My best friend is hurting my business…
My best friend is hurting my business…
Six months ago I started a business with my best friend. My job was to drum up the business and find some customers. Her job was to set up systems and get us ready to grow.
It’s been a tough six months, but we are trading and beginning to make some money. Now that I am not out on the road quite so much I can see that she is not really doing a lot to take the business forward. Nor can I see any sign of any systems. I feel as if I am in business on my own, but having to share a very small amount of money with her for doing very little. What should I do?
Give your business partner time to explain her views and listen carefully
This is a very common problem when starting a business with a friend. You need to have an open and honest conversation with her about what your expectations are and about who does what – particularly when it comes to the division of work. It is not a good idea to start off by blaming your friend though – or accusing her of not doing her share. Let her have her say.
There may be reasons why she is not doing what you think she ought to be doing. Sometimes if one partner is more confident than the other, the less confident one waits for direction, instructions or even approval before doing anything that might turn out to be ‘wrong’.
Book yourself a long lunch or coffee break with your business partner away from where you normally work. Explain that you both need to review how the business is progressing with regard to the financials, marketing and administration etc.
Give your business partner time to explain her views and listen carefully. If you didn’t each agree clear goals at the outset then this needs to be discussed. If you did both agree what you wanted to put in and take out of the business (in terms of work, hours and money) now is the time to review the situation.
It is not unusual for business partners to get out of step with each other, but you should never wait until you are really frustrated or angry before tackling this.
Start with something positive and review what has gone well so far. Ask for your partner’s opinions by asking questions like: What do you feel our biggest achievement so far has been? What do you feel your best contribution has been? How do you see the next six months going forward? What tasks do you feel you would like to tackle next?
Listen very carefully to your friend. They could have been working very hard and you are just not aware – or they could be completely out of their depth. This is your time to listen but probably not the best time for you to give an opinion.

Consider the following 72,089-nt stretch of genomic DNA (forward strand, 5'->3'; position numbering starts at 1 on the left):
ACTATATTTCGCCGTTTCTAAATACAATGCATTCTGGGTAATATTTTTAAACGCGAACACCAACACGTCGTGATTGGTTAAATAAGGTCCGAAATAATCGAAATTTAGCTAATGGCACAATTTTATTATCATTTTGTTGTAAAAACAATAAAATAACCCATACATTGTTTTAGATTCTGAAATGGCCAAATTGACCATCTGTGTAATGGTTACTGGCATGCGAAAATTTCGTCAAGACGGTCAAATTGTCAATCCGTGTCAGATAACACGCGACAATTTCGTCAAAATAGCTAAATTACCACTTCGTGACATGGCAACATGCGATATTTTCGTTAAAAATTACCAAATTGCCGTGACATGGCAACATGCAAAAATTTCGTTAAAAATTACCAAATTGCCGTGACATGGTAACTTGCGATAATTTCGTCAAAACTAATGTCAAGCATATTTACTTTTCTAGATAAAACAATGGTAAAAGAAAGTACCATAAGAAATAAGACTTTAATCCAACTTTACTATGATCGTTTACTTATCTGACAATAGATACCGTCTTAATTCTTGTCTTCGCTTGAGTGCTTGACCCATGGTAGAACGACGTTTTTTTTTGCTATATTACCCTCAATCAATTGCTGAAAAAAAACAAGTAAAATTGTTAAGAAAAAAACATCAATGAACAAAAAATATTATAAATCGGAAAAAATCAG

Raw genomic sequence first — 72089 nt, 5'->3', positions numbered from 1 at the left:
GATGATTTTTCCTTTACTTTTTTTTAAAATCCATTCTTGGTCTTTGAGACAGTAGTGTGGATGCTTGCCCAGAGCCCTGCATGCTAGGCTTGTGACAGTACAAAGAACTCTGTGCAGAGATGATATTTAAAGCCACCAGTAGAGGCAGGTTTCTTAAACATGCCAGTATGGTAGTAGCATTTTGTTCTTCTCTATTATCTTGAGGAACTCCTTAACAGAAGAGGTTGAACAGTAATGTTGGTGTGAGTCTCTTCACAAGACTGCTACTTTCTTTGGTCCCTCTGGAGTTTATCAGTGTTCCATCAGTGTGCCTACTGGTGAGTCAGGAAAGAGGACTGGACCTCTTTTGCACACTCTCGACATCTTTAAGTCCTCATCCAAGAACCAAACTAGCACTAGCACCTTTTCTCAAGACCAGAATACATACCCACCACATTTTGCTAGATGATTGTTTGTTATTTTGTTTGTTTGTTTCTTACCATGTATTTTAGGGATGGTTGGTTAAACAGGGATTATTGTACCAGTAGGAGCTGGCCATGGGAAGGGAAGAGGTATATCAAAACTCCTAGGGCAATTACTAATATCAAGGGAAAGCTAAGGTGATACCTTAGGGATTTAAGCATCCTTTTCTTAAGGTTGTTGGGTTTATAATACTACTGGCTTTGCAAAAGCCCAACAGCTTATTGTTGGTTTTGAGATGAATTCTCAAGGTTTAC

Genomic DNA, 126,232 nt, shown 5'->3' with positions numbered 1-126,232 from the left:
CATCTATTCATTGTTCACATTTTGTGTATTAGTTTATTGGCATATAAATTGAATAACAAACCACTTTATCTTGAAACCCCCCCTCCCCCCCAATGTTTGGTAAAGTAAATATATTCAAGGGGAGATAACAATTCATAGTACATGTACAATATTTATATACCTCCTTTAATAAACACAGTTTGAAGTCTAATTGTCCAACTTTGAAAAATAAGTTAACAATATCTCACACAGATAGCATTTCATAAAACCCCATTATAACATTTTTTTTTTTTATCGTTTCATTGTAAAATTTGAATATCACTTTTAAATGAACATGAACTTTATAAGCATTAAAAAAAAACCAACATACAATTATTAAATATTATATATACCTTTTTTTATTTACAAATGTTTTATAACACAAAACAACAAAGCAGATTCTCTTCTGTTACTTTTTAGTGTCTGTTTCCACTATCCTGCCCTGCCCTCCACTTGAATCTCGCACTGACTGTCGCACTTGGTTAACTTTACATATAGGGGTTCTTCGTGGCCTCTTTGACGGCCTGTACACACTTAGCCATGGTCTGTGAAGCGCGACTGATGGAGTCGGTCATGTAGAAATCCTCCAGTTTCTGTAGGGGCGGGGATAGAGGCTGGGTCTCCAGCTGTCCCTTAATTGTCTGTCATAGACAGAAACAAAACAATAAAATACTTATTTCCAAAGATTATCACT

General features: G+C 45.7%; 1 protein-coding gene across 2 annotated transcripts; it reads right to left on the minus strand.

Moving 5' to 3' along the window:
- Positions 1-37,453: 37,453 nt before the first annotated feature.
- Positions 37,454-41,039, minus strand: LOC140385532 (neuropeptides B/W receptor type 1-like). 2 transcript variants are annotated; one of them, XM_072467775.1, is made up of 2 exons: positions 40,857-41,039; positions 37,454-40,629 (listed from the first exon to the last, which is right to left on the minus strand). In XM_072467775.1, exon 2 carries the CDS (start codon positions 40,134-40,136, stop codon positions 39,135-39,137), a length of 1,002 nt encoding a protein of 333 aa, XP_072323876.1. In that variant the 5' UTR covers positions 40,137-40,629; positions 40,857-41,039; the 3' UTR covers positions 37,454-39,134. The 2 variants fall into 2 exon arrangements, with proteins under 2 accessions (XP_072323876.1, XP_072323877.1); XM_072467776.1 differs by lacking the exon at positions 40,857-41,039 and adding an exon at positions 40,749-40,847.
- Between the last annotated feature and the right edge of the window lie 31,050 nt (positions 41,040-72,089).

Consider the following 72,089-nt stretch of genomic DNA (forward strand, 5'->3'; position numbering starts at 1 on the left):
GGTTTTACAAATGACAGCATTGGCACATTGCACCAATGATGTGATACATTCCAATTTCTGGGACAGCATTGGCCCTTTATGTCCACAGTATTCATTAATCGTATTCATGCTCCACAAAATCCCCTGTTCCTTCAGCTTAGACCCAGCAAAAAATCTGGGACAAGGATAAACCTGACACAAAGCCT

If your friend is really out of their depth it’s possible that they may not want to continue in the business. A business separation can be done with dignity and respect if you don’t leave this conversation until you are angry. Or it could be that you have been unknowingly holding up their work and once a few key decisions are made it will all fall into place. Whatever happens you need a REAL agreement about the breakdown of responsibilities going forwards (and who owns what if you separate in the future.
And if you want to keep your friend as a friend (whatever the outcome) then you need to make sure you create a space that has nothing to do with the business so that your friendship can continue to flourish.
Here are some top tips.
- Agree clear signals so you can make it clear when you are ‘the boss’ and when you are a ‘best friend’. You can choose anything that works for you and your friend. I like something clear like “This is your business partner speaking now, not your friend…” followed by a pause to make sure they have registered this differentiation.
- Create a space (if possible) where you have your business conversations. If you have a desk or an office do it there.
- If someone wants a business conversation with you in the pub, during a social event – say great – let’s schedule How about at my desk/in my office on Tuesday at 11am? (or whenever you are free).
- Don’t talk only about your business all the time. Your friends still want the old relationship they had with you. They will resent it if you stop being interested in their conversations or their business! It’s really tough but give them a signal – a way of shutting you up when you have gone on too long. For example, my family simply groan and say – “not the boss again!”
- Make a special space – family Sunday lunch, birthdays or whatever is important in your life with your friends and family. Put those dates in the diary right now for the next 5 years. Trust me you will be grateful you prioritised them.
You might think this is just common sense – but I have lost count of the number of friendships and personal relationships that I have seen broken as a busy start up entrepreneur got going.
Annabel Kaye is Managing Director of Irenicon Ltd – which she founded in 1980. She also runs KoffeeKlatch (founded 2009) to help entrepreneurs with the people side of lean start ups. For a list of her next free conversational style webinars designed to help you manage the people in your business click here
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